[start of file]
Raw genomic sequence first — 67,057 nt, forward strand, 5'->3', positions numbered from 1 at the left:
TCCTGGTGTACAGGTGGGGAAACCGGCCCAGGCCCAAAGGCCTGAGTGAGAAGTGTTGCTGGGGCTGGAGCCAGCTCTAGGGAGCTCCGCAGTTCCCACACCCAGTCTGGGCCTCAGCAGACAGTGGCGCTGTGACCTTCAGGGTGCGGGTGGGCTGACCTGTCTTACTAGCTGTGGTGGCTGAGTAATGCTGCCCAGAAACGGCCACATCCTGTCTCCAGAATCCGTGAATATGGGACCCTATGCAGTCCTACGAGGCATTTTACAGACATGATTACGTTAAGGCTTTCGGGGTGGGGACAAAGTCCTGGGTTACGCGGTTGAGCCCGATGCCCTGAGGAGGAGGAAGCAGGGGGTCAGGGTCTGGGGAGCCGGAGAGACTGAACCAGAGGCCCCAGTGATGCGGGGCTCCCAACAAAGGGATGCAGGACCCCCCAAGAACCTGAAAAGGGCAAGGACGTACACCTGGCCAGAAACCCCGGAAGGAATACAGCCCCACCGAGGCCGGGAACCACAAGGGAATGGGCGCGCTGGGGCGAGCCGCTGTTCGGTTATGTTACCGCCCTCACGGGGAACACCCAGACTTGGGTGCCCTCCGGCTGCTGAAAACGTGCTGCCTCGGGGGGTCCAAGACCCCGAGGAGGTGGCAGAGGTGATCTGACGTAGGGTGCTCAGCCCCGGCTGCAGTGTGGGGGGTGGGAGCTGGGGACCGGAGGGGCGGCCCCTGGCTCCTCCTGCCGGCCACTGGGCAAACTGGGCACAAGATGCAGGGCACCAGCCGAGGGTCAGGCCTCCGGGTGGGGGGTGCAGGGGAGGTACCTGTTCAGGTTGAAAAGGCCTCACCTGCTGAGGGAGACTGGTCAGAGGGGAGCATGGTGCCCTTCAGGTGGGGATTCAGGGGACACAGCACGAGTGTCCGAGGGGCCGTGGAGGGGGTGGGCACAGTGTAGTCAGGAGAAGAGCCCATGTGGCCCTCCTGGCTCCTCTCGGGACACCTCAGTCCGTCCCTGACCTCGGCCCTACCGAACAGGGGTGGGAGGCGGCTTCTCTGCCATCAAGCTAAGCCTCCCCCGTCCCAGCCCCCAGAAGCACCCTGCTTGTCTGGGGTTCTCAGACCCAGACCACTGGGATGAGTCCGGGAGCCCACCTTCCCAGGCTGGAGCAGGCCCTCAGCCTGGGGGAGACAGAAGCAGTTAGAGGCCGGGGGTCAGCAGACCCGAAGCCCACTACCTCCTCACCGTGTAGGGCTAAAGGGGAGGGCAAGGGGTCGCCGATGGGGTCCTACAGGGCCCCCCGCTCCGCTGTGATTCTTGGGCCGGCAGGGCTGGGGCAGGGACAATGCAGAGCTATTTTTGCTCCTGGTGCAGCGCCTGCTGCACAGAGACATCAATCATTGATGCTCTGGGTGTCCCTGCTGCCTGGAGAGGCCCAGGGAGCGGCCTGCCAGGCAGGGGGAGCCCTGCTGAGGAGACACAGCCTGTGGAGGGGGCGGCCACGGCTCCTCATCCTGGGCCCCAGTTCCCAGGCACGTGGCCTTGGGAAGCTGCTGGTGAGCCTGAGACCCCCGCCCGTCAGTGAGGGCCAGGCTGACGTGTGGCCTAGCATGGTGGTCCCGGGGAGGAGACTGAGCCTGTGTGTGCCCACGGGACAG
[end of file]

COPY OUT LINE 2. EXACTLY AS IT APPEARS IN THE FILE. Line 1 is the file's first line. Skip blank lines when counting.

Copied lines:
TCCTGGTGTACAGGTGGGGAAACCGGCCCAGGCCCAAAGGCCTGAGTGAGAAGTGTTGCTGGGGCTGGAGCCAGCTCTAGGGAGCTCCGCAGTTCCCACACCCAGTCTGGGCCTCAGCAGACAGTGGCGCTGTGACCTTCAGGGTGCGGGTGGGCTGACCTGTCTTACTAGCTGTGGTGGCTGAGTAATGCTGCCCAGAAACGGCCACATCCTGTCTCCAGAATCCGTGAATATGGGACCCTATGCAGTCCTACGAGGCATTTTACAGACATGATTACGTTAAGGCTTTCGGGGTGGGGACAAAGTCCTGGGTTACGCGGTTGAGCCCGATGCCCTGAGGAGGAGGAAGCAGGGGGTCAGGGTCTGGGGAGCCGGAGAGACTGAACCAGAGGCCCCAGTGATGCGGGGCTCCCAACAAAGGGATGCAGGACCCCCCAAGAACCTGAAAAGGGCAAGGACGTACACCTGGCCAGAAACCCCGGAAGGAATACAGCCCCACCGAGGCCGGGAACCACAAGGGAATGGGCGCGCTGGGGCGAGCCGCTGTTCGGTTATGTTACCGCCCTCACGGGGAACACCCAGACTTGGGTGCCCTCCGGCTGCTGAAAACGTGCTGCCTCGGGGGGTCCAAGACCCCGAGGAGGTGGCAGAGGTGATCTGACGTAGGGTGCTCAGCCCCGGCTGCAGTGTGGGGGGTGGGAGCTGGGGACCGGAGGGGCGGCCCCTGGCTCCTCCTGCCGGCCACTGGGCAAACTGGGCACAAGATGCAGGGCACCAGCCGAGGGTCAGGCCTCCGGGTGGGGGGTGCAGGGGAGGTACCTGTTCAGGTTGAAAAGGCCTCACCTGCTGAGGGAGACTGGTCAGAGGGGAGCATGGTGCCCTTCAGGTGGGGATTCAGGGGACACAGCACGAGTGTCCGAGGGGCCGTGGAGGGGGTGGGCACAGTGTAGTCAGGAGAAGAGCCCATGTGGCCCTCCTGGCTCCTCTCGGGACACCTCAGTCCGTCCCTGACCTCGGCCCTACCGAACAGGGGTGGGAGGCGGCTTCTCTGCCATCAAGCTAAGCCTCCCCCGTCCCAGCCCCCAGAAGCACCCTGCTTGTCTGGGGTTCTCAGACCCAGACCACTGGGATGAGTCCGGGAGCCCACCTTCCCAGGCTGGAGCAGGCCCTCAGCCTGGGGGAGACAGAAGCAGTTAGAGGCCGGGGGTCAGCAGACCCGAAGCCCACTACCTCCTCACCGTGTAGGGCTAAAGGGGAGGGCAAGGGGTCGCCGATGGGGTCCTACAGGGCCCCCCGCTCCGCTGTGATTCTTGGGCCGGCAGGGCTGGGGCAGGGACAATGCAGAGCTATTTTTGCTCCTGGTGCAGCGCCTGCTGCACAGAGACATCAATCATTGATGCTCTGGGTGTCCCTGCTGCCTGGAGAGGCCCAGGGAGCGGCCTGCCAGGCAGGGGGAGCCCTGCTGAGGAGACACAGCCTGTGGAGGGGGCGGCCACGGCTCCTCATCCTGGGCCCCAGTTCCCAGGCACGTGGCCTTGGGAAGCTGCTGGTGAGCCTGAGACCCCCGCCCGTCAGTGAGGGCCAGGCTGACGTGTGGCCTAGCATGGTGGTCCCGGGGAGGAGACTGAGCCTGTGTGTGCCCACGGGACAG